Cities and boroughs in Alaska that levy sales taxes have unveiled a plan to collect from online purchases that would be the first of its kind in the United States.
If successful, the arrangement would result in millions of dollars in extra tax revenue for local governments and eliminate an incentive for Alaskans to buy online instead of at local shops.
While Anchorage and Fairbanks — the state’s two largest cities — don’t have sales taxes, many other communities do: There are 106 sales tax jurisdictions in Alaska, in places as varied as Ketchikan, Kotzebue and Kenai. All could be affected by the arrangement, depending on actions taken by their local government.
Under the plan, cities and boroughs are being asked to join a cooperative agreement that creates a statewide sales tax commission administered by the Alaska Municipal League. That commission will be in charge of keeping track of the various local sales taxes and will contract with Colorado-based software company MuniRevs to collect them from online retailers.
When someone buys something online, the retailer will send the appropriate tax — based on shipping address — to the commission, which will distribute it back to communities. MuniRevs and the commission would each take a cut to pay for the cost of their work. Only companies with at least 100 sales or sales worth $100,000 in Alaska would be required to pay online sales taxes.
The plan is expected take effect in 2020 in communities where the local government has signed on.
“We think it levels the playing field for everybody,” said Jeff Rogers, finance director for the City and Borough of Juneau, one of the communities leading the effort.
If local businesses pay local sales taxes but online stores don’t, “local businesses are being systematically disadvantaged,” Rogers said. “That’s not a good thing for anybody.”
There’s a significant financial incentive, too. According to state figures, Juneau collected more than $48 million in sales tax revenue in 2018, the most in the state, and Rogers said he expects online collections to add at least $1 million to that figure.
The Kenai Peninsula Borough collected $31.5 million in sales tax revenue in 2018, second-most in the state, and finance director Brandi Harbaugh is even more bullish than Rogers: She said she estimates online collections could be worth 10% of the 2018 figure.
She, like Rogers, said the equity factor is more important than the potential revenue.
“I think it definitely helps even the playing field and helps the local vendors," she said.
For its part, Amazon — the nation’s largest online retailer — has generally favored a centralized tax collection system. It lobbied for federal legislation but has also supported so-called “marketplace” legislation in individual states.
“Amazon supports marketplace legislation in the states because it simplifies sales tax collection for the millions of small businesses that sell on Amazon," wrote Jill Kerr, Amazon’s state policy communications manager, by email. She said the company didn’t have a comment about Alaska specifically.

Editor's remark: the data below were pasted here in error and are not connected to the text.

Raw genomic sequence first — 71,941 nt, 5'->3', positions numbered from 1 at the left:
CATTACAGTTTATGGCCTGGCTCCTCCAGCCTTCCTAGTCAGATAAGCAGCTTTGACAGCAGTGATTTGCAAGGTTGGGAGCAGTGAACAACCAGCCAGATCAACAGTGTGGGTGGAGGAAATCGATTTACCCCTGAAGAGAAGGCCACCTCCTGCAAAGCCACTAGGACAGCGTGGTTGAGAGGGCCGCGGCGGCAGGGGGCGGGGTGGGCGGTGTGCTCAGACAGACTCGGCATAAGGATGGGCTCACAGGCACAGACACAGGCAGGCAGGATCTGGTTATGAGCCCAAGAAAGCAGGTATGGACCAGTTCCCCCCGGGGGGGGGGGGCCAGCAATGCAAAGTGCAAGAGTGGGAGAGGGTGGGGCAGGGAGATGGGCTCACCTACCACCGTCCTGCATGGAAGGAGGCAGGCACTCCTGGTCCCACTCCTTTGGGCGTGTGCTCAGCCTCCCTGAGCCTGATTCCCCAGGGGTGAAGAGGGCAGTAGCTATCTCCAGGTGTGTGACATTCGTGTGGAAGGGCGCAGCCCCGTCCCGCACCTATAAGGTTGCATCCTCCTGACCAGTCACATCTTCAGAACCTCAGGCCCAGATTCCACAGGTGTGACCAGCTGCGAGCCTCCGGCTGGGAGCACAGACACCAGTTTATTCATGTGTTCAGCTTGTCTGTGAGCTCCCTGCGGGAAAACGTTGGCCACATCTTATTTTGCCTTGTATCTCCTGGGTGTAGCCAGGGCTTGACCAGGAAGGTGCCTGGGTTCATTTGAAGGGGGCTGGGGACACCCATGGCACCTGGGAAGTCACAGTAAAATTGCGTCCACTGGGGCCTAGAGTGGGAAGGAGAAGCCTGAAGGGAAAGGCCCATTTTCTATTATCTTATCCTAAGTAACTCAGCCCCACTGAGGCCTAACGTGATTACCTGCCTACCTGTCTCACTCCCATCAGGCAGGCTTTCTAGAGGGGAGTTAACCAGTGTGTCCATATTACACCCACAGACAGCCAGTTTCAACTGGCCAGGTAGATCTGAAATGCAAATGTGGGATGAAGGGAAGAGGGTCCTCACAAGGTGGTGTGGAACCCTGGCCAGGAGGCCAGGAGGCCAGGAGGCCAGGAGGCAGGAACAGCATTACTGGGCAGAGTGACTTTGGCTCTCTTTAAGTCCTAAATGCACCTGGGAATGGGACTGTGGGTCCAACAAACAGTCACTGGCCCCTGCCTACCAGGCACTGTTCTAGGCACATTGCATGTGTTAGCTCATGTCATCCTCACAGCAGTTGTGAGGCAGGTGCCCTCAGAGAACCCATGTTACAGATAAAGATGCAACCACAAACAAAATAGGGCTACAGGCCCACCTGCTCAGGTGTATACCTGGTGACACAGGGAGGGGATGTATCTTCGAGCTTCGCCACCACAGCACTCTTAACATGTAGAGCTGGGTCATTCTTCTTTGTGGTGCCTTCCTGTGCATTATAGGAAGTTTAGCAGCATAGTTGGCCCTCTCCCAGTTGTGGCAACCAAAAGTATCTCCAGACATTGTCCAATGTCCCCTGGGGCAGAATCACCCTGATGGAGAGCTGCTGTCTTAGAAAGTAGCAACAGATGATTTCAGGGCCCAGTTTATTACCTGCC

According to the National Conference of State Legislatures, 42 states across the country have begun collecting online sales taxes since the U.S. Supreme Court ruled in June 2018 that online retailers can be required to pay sales taxes, even if they don’t physically exist in a particular state.
But all of those states have statewide sales taxes and have used their state governments as a central clearinghouse. Alaska doesn’t have a statewide sales tax, and barring action by the Alaska Legislature, it’s up to cities and boroughs to collect online taxes.
Jackson Brainard, senior policy specialist with the National Conference of State Legislatures, wrote by email that “Alaska is a unique case on this front.”
The other four states without statewide sales taxes do not have local sales taxes. States with local sales taxes and a statewide sales tax have allowed their state governments to take the lead, collecting online taxes on behalf of municipalities and sending them onward.
In Alaska’s case, nothing will happen unless local governments sign on.
The Kenai Peninsula Borough, City and Borough of Juneau and other local governments are preparing draft resolutions to be considered by their elected assemblies in early November. A signing ceremony officially opening the commission’s work has been tentatively scheduled for the Alaska Municipal League’s statewide conference in November.
If all goes as planned, the first collections would take place in 2020.
Largest sales tax communities
According to the latest Alaska Taxable report published by the state assessor’s office, these are the top 10 largest municipalities in Alaska with sales taxes:
• Kenai Peninsula Borough: population 58,024, 3% sales tax
• City and Borough of Juneau: population 32,269, 5%
• Ketchikan Gateway Borough: population 13,754, 2.5%
• City of Wasilla: population 8,797, 3% (will drop to 2.5% starting Dec. 1)
• City and Borough of Sitka: population 8,748, 5% in winter, 6% in summer
• City of Ketchikan: population 8,125, 4%
• City of Kenai: population 7,038, 3%
• City of Palmer: population 6,296, 3%
• City of Bethel: population 6,151, 6%
• City of Kodiak: population 5,952, 7%